I'm really not talking about something that bears much resemblance to  the gas stoves we are used to like the old green Coleman stoves.   The tank would not be anywhere near the stove, probably being stored similarly to a propane tank....in a locker with an overboard drain.   You would not be slopping liquid gas around inside the cabin.  Pressurizing would be done at the remote tank with a few strokes similar to what is done with one of those plastic hand held garden sprayers, and the supply to the stove would be via good copper line well routed and anchored.  Probably safer than propane routed into the galley.   Considering the fact that people have inboard gas engines, and outboards, and we handle gasoline all the time, I find it difficult to understand the fear of this concept as compared to propane.    The stove would be slightly less convenient to operate.... pump up pressure at the tank if it didn't have pressure, light it to heat the generator to warm things before you can get a proper flame, then it is pretty much exactly like propane.   

                                                                                       H.W.

Offline misfits

  • Hero Member
  • *****
  • Posts: 164
  • kARRR-ma: +9/-0
Re: gas stoves
« Reply #4 on: February 02, 2018, 03:17:38 PM »
Speaking of stoves, anyone had any experience with the propane 2 burner gimbaled stove from Eno? I kind of like the idea of it being gimbaled instead of one that's mounted flush in the counter.

Last month's Good Old Boat had an article of installing one of those Camp Chef 2 burner stoves with oven. At $250.00, thinking about it...

I'm not happy unless I'm complaining about something.
I'm having a very good day!

Offline Godot

  • Global Moderator
  • Hero Member
  • *****
  • Posts: 1031
  • kARRR-ma: +105/-1
  • The horizon beckons
    • Bayfield 29 "Seeker"
Re: gas stoves
« Reply #5 on: February 03, 2018, 09:32:16 AM »
Speaking of stoves, anyone had any experience with the propane 2 burner gimbaled stove from Eno? I kind of like the idea of it being gimbaled instead of one that's mounted flush in the counter.


I've been thinking about replacing my cold, old, fixed propane cooktop with one of those when I redo the galley sometime in the next year or two. Looks good to me. I'm not committed yet, though. I'm thinking an oven ($$$) might be nice. But then, I hardly use the oven at home, so maybe not a big deal, especially given the extra work involved in setting the galley up for it.

I'm also considering going Origo (Alcohol) for the simplicity. I'm not a big chef, so I'd probably be OK with that.

Adam
Bayfield 29 "Seeker"
Middle River, Chesapeake Bay

Offline CharlieJ

  • Global Moderator
  • Hero Member
  • *****
  • Posts: 4256
  • kARRR-ma: +217/-0
Re: gas stoves
« Reply #6 on: February 03, 2018, 12:27:27 PM »
When I need an oven I use my pressure cooker, with the gasket removed.. You get round cakes or loaves of bread, but can bake potatoes nicely. Cruised for almost three years, full time using it. PLUS  you get a great cook pot with a locking lid:)

You do need to find a way too elevate the bread or cake pan up from bottom- I use a clay flower pot saucer turned upside down
Charlie J
Sailing on S/V Tehani
Meridian 25

On Matagorda Bay
On the Redneck Riviera

Offline Frank

  • Global Moderator
  • Hero Member
  • *****
  • Posts: 3184
  • kARRR-ma: +268/-0
  • Little boats...somewhere
Re: gas stoves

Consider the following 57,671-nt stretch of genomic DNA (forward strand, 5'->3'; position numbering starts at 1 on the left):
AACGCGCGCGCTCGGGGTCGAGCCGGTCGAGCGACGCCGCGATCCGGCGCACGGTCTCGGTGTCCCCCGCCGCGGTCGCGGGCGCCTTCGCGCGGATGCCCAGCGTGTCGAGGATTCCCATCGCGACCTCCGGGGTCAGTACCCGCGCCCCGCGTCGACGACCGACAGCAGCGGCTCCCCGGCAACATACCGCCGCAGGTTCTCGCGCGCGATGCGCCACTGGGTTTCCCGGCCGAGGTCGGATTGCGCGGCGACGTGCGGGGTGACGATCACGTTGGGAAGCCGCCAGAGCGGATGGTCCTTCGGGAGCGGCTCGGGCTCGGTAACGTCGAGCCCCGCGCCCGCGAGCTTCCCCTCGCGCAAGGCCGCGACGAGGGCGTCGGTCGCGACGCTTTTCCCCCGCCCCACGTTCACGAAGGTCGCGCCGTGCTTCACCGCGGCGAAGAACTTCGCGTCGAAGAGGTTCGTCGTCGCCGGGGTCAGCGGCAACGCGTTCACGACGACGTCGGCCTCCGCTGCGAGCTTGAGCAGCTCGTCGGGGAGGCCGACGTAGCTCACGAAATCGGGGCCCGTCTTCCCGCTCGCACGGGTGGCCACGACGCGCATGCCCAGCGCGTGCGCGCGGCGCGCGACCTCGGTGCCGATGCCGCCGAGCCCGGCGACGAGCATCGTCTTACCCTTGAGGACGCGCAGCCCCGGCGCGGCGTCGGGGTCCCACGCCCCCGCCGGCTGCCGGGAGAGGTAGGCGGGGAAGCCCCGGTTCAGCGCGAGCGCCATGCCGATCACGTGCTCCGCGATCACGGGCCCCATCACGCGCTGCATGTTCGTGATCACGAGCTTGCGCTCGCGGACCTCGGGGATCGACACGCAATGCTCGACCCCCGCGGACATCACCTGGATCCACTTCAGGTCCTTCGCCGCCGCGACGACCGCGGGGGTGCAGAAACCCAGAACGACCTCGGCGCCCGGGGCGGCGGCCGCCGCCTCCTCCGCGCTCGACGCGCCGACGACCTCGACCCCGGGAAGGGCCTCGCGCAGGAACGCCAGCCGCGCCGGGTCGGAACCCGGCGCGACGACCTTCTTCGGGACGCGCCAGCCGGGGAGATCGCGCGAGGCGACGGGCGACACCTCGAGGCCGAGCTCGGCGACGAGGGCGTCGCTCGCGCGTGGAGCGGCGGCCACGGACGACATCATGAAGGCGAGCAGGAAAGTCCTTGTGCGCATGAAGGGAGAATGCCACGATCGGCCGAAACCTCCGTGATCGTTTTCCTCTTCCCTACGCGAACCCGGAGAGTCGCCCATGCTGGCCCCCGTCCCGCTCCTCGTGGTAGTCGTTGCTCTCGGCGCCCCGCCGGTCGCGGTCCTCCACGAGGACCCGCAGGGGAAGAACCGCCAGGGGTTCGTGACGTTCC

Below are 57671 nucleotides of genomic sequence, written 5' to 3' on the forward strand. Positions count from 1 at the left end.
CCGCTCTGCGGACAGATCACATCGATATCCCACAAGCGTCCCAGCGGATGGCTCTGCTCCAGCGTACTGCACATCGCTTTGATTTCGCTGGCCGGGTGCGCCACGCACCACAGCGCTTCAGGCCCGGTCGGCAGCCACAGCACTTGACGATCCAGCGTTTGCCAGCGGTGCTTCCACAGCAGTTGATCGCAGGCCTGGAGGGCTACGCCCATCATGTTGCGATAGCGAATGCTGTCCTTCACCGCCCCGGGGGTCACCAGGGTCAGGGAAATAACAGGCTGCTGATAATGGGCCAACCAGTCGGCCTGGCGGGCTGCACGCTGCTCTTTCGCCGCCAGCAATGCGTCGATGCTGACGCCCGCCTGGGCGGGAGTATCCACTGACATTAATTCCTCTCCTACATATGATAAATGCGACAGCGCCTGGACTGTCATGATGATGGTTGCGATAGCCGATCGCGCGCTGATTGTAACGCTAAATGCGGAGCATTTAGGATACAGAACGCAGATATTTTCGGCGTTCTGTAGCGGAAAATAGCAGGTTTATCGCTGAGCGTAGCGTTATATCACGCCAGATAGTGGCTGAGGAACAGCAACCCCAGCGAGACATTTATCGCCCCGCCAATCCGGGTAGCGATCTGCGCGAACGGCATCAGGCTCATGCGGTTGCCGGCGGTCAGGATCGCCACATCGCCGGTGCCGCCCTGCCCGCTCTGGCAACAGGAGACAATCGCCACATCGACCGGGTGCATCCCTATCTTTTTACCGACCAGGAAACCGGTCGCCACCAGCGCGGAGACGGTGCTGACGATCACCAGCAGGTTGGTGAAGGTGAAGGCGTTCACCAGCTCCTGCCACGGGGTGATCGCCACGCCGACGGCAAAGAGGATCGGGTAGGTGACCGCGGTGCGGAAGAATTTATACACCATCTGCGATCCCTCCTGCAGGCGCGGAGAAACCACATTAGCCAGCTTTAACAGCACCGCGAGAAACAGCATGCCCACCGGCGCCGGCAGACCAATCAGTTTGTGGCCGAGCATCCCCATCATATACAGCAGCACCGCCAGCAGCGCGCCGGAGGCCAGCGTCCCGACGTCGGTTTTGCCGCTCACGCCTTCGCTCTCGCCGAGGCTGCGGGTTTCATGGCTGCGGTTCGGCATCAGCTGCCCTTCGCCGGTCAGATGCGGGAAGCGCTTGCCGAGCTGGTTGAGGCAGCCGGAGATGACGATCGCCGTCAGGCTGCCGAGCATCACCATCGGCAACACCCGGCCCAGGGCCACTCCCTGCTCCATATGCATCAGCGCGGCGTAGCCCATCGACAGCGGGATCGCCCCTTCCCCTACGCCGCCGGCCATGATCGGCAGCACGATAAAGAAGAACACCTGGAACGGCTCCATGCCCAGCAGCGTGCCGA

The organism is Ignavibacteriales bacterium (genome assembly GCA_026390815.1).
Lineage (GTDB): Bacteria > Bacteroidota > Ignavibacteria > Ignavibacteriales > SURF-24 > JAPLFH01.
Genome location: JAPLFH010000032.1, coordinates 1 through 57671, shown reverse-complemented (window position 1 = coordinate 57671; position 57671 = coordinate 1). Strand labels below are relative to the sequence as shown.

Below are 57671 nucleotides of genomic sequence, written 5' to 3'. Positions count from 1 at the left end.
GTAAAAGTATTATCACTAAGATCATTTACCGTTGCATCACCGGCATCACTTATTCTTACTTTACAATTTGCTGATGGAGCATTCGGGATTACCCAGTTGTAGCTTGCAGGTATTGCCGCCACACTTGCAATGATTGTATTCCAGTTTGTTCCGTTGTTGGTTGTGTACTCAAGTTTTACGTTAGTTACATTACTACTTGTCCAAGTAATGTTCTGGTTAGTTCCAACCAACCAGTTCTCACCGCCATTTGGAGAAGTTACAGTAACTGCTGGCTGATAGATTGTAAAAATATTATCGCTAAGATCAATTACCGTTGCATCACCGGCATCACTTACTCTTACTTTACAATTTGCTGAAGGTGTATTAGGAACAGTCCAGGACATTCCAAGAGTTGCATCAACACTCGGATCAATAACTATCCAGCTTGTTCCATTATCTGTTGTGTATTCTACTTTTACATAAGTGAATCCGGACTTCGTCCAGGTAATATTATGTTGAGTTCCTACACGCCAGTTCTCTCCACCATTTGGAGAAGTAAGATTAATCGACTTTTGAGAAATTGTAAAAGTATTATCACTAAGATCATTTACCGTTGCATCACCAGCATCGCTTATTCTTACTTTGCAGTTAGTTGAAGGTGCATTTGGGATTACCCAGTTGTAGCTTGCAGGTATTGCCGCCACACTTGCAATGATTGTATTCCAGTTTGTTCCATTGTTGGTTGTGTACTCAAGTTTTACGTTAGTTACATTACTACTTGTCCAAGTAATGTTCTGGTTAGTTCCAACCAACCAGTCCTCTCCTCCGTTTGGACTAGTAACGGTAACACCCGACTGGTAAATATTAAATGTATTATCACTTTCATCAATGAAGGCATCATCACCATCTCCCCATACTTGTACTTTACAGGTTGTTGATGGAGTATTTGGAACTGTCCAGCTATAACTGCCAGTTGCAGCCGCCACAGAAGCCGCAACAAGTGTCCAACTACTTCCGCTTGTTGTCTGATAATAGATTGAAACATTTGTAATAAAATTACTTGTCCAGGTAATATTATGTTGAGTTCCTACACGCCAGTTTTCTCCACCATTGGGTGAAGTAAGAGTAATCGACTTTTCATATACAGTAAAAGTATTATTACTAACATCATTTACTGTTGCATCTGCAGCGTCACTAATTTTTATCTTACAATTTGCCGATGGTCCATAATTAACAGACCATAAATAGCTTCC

« Reply #7 on: February 03, 2018, 12:58:34 PM »
That's the exact stove I have on Allure...
In hindsight I would have went drop in not gimballed...
Could have had a drawer under in the space.
God made small boats for younger boys and older men

Offline misfits

  • Hero Member
  • *****
  • Posts: 164
  • kARRR-ma: +9/-0
Re: gas stoves
« Reply #8 on: February 03, 2018, 01:29:47 PM »
Good suggestion Charlie on using a pressure cooker.

Frank, How do you like the Eno?  Can you get a decent size pan on it?  Do the pot holders & gimbals actually work?

Godot,  I believe the Origo can also be set up with gimbals. If I go with the Eno I'll probably just run it off 1 pounders for the time being. 
I'm not happy unless I'm complaining about something.
I'm having a very good day!

Offline Frank

  • Global Moderator
  • Hero Member
  • *****
  • Posts: 3184
  • kARRR-ma: +268/-0
  • Little boats...somewhere
Re: gas stoves
« Reply #9 on: February 03, 2018, 01:53:09 PM »
It actually works fine.
Left burner is smaller and uses far less propane so unless I'm boiling a big pot... I use it 95% of the time.
It does actually gimbal.... And can be "fixed" as well. Note: the plastic knob on the bolt to fix it in place from swinging will melt if a pot is too close and on high.
The pot holders do work.
It's not a huge stove but takes a decent pot. Better with the holders off for big pots or pans.
I've never needed the gimbal and wish it was a drop-in so the space beneath could be a drawer.
God made small boats for younger boys and older men

Offline Godot

  • Global Moderator
  • Hero Member
  • *****
  • Posts: 1031
  • kARRR-ma: +105/-1
  • The horizon beckons
    • Bayfield 29 "Seeker"
Re: gas stoves
« Reply #10 on: February 03, 2018, 03:13:25 PM »
Well, I do desire a gimballed stove. I have hopes for some extended offshore trips in the future. In the meantime, I have used a Sea Cook (I think...or something similar) swinging stove at sea; but it is kind of in the way of the passageway and it scares me a little when trying to squeeze by it (or more usually, the wife, on the way to the head). Plus I'd hate to depend on those one pound propane canisters.

The one thing that kind of bothers me about a setup like yours, Frank, is that the stove is necessarily really low in order to be able to put the filler in place atop the stove. I'd prefer the stove top to be more or less level with the top of the counter; but then the gimbal arms would stick up above the counter by four inches or so which would look pretty weird and not allow the counter filler.